Anti-fracking protesters storm Brownsville Nat Grid site, slam de Blasio’s inaction

Brownsville protesters disrupt a National Grid work site at Junius Street and Linden Boulevard on Dec. 10 in protest of a fracked gas pipeline.
Photo by Erik McGregor

Brownsville anti-fracking activists stormed a local National Grid work site Thursday morning, protesting the utility’s ongoing fracked gas pipeline construction and calling out Mayor Bill de Blasio for offering little beyond symbolic support against the controversial project.

“Last week we kind of had good news, some people thought it was good news: Mayor de Blasio announced that National Grid must withdraw from this project — but Mayor de Blasio didn’t take no action. So we gonna take our own action,” said Gabriel Jamison of the environmentalist group Brownsville Residents Green Committee at Junius Street near Linden Boulevard on Dec. 10.

Hizzoner joined activists and other elected officials in denouncing National Grid’s seven-mile fracked gas pipeline that snakes from Brownsville to Greenpoint last week, but declined to pull city construction permits for fear of embroiling City Hall in a losing legal battle, given that the company has the legal right of way, a spokeswoman said at the time.

But the reasoning coming from the mayor’s office did not convince the eastern Brooklyn activists, who took it upon themselves to break into the site, which caused workers to halt construction around noon.  

“The real danger is people being threatened by the pipeline,” said protester Anna Tsomo. “[The legal concerns] don’t seem like a valid reason to us.”

The group also dropped banners from the elevated freight train tracks above Linden Boulevard that read “Protect Brownsville” interspersed with photos of locals holding signs saying “I will not be sacrificed.”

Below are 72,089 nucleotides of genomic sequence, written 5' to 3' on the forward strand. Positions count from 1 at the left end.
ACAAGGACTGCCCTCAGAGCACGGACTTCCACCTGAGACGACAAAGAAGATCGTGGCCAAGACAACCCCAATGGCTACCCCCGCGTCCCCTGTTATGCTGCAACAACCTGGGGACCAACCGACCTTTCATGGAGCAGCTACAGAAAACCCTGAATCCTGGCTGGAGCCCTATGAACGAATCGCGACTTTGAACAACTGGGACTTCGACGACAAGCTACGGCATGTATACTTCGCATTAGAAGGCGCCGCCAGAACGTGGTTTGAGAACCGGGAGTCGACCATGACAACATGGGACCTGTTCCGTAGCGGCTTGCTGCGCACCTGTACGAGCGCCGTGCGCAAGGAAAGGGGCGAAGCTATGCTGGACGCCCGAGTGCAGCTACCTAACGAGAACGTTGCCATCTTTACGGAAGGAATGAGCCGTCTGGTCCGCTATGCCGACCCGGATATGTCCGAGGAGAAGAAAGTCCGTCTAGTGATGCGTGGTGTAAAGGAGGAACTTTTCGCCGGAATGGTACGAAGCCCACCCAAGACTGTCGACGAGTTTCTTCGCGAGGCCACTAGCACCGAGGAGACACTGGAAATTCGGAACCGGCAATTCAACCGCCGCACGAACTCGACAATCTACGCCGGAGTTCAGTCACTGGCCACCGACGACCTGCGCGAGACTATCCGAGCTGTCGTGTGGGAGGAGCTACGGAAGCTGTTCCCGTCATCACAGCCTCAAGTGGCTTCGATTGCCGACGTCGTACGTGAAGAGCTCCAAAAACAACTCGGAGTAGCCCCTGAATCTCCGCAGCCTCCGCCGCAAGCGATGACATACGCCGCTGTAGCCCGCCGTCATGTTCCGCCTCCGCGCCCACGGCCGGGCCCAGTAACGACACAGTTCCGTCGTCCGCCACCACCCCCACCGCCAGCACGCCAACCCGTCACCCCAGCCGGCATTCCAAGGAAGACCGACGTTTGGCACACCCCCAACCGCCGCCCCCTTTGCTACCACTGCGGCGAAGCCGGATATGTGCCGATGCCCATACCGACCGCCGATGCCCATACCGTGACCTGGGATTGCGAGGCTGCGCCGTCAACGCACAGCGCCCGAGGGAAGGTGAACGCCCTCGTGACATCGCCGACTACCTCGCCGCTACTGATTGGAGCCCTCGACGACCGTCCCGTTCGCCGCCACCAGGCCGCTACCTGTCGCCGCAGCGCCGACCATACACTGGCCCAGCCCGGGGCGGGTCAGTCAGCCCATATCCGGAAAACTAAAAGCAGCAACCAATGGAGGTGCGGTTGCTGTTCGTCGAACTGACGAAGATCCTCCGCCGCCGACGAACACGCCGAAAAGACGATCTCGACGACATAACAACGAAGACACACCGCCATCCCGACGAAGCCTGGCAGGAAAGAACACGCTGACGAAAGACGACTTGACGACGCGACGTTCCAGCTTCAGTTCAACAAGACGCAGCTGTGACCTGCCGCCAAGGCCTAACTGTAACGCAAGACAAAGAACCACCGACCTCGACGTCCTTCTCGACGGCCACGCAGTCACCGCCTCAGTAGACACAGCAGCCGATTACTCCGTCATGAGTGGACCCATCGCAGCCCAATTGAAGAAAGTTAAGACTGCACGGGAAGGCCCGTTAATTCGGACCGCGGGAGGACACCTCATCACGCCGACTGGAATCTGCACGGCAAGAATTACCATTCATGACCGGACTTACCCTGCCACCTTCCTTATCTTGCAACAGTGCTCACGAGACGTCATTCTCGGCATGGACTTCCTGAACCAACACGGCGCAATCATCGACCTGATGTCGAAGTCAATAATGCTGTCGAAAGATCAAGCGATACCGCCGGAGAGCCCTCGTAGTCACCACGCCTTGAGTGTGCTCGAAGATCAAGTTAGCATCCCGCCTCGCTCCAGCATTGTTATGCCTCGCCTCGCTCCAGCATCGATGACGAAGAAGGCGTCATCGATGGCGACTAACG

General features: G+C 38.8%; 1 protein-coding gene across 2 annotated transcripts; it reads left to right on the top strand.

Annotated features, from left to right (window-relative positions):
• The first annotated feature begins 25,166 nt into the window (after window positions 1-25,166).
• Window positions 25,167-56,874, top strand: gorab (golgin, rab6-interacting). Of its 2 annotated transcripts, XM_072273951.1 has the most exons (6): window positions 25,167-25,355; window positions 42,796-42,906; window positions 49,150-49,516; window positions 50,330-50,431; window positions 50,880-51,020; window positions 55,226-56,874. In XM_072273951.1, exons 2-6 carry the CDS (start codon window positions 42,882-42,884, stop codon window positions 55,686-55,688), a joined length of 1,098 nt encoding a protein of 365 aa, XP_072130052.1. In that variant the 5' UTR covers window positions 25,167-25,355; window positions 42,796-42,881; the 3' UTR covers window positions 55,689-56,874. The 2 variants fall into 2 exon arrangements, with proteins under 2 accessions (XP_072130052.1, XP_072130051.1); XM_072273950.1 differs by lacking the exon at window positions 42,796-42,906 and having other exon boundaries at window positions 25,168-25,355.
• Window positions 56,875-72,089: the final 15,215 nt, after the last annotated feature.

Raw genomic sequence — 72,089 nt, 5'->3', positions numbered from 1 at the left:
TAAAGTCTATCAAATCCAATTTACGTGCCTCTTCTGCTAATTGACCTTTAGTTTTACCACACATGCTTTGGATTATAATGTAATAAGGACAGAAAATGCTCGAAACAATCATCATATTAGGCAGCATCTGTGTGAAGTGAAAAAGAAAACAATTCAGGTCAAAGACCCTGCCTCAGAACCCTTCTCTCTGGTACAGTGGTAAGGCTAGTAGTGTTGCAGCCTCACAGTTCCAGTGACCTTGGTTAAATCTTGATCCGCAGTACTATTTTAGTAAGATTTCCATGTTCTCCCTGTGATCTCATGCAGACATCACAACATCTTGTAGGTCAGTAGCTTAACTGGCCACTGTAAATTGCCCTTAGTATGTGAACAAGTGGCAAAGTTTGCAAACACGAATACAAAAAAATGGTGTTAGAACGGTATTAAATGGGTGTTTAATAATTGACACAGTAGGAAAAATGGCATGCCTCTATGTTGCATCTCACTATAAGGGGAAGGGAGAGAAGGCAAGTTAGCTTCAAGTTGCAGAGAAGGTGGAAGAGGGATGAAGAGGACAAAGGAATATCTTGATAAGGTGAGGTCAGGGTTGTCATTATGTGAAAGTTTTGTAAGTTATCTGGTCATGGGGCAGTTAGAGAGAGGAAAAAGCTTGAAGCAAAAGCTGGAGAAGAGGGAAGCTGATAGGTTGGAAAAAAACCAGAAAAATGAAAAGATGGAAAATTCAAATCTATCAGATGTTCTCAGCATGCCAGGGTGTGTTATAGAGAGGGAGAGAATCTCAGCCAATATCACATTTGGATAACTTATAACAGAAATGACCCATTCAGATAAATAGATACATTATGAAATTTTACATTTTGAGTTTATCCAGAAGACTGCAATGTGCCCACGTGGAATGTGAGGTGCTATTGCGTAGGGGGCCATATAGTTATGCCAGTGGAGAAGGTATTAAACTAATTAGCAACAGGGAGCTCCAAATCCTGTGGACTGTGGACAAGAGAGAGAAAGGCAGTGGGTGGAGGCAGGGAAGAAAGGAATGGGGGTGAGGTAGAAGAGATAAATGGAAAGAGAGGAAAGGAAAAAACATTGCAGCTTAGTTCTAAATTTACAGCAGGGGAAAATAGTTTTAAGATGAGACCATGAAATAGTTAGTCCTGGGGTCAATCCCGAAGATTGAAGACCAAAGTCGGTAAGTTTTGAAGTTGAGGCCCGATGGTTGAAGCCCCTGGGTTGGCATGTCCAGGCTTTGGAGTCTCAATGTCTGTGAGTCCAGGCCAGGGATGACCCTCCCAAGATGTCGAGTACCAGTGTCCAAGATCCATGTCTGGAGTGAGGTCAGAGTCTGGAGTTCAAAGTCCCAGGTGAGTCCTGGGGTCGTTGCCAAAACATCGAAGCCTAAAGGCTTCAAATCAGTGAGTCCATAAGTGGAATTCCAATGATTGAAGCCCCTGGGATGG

Construction workers watch activists drop banners from the freight train tracks above Linden Boulevard.Photo by Erik McGregor

Jamison scolded the mayor for being quick to step in for residents of Manhattan’s tonier neighborhoods by moving homeless men out of the impromptu shelter officials set up at the Lucerne Hotel during the pandemic, while offering mere rhetoric for working-class Black and brown Brooklynites along the pipeline.

“When rich people didn’t want homeless people in the Upper West Side he rushed to that, but when it comes to a pipeline in a Black and brown neighborhood, he doesn’t rush to that,” the activist said. “When it comes to Black people and brown people, he gives us symbolic s—.”

Anti-fracking activists previously broke into two pipeline construction sites and locked themselves to the pipes in Williamsburg in October, but Thursday marked the first such action along the tube’s Brownsville section.

The project — officially dubbed the Metropolitan Natural Gas Reliability Project — started in Brownsville back in 2017. Builders have since torn up streets through Bedord-Stuyvesant, Bushwick, and Williamsburg, ahead of its final destination connecting to the Maspeth Avenue depot at the Newtown Creek some time next year.

In January, opponents under the coalition No North Brooklyn Pipeline started rallying against the scheme, denouncing National Grid for expanding fossil fuel infrastructure on the backs of rate-payers and Brownsville protesters renewed the call for a public takeover of the utility and for shifting it toward renewable energy sources.

“We need more renewable infrastructure, we don’t want National Grid taking us back to the 70s, taking us back to the past,” said Ade Babawale at Thursday’s protest.

A spokeswoman for the mayor’s office did not immediately return a request for comment.